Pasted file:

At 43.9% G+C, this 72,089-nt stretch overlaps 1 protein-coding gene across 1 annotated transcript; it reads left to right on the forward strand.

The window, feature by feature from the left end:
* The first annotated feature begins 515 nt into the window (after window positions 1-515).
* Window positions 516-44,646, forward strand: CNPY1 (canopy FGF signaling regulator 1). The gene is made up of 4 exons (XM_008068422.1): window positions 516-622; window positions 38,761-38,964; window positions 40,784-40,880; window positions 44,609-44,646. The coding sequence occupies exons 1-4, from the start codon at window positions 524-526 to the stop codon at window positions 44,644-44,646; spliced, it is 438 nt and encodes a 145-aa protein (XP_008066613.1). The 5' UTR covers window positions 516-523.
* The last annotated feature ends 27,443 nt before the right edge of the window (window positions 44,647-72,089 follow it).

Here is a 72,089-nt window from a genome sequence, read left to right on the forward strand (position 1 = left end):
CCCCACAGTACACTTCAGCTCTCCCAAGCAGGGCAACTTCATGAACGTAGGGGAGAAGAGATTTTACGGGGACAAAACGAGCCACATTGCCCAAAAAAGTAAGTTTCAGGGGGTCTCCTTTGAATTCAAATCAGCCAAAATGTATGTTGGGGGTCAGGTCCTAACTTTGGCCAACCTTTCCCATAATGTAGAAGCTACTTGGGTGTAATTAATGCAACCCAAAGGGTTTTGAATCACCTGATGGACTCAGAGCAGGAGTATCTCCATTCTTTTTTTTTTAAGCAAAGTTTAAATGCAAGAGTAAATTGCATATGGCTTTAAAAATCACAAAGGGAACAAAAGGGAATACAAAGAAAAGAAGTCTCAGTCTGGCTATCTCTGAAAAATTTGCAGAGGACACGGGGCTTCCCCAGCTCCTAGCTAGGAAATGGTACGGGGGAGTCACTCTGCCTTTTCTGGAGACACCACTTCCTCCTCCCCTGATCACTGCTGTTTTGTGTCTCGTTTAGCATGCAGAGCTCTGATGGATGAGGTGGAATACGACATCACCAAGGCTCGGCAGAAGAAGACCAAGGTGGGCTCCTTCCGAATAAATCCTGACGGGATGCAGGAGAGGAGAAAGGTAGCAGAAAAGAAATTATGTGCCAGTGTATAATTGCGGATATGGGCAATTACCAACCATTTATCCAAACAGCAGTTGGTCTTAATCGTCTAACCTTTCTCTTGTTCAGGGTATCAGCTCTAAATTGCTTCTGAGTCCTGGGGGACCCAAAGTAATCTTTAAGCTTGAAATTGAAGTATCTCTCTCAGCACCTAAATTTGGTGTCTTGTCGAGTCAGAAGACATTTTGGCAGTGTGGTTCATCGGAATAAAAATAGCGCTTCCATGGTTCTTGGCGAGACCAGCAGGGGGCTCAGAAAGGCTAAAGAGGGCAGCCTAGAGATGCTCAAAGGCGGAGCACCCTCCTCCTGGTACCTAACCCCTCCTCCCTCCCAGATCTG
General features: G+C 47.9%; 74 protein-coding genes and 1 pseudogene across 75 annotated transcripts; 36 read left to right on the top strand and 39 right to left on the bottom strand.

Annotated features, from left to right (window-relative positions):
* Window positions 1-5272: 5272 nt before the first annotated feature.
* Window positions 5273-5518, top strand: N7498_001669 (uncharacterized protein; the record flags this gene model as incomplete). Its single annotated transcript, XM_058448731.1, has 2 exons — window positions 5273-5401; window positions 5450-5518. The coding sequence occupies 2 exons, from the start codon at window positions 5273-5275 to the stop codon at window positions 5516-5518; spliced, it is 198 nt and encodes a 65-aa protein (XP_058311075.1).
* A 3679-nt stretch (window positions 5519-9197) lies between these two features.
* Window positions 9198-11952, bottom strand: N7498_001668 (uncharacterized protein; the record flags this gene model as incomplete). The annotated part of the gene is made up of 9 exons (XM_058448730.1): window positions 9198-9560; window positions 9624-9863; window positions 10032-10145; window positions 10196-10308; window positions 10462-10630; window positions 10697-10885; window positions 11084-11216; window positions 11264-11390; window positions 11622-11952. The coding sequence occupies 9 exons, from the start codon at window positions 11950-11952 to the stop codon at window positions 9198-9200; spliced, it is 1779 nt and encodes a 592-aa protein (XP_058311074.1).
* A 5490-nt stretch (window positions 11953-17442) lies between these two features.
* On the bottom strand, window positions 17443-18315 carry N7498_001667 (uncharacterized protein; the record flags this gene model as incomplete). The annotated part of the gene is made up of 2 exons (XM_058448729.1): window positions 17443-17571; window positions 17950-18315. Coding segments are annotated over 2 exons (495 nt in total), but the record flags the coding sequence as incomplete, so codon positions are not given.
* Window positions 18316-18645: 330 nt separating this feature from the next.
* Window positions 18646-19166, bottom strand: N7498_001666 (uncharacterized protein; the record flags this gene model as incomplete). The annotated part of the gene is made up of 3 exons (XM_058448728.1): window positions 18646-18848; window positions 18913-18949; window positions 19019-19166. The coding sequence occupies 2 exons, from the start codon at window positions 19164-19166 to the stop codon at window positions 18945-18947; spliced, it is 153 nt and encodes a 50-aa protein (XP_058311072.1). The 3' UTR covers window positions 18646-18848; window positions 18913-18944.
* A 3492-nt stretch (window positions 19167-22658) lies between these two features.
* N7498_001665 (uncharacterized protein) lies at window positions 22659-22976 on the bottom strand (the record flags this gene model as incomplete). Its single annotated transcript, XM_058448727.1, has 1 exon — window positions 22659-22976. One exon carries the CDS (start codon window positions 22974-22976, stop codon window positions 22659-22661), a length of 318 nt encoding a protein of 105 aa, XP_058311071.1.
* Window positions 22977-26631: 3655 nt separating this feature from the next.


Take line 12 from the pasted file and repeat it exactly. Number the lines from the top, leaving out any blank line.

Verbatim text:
* A 3679-nt stretch (window positions 5519-9197) lies between these two features.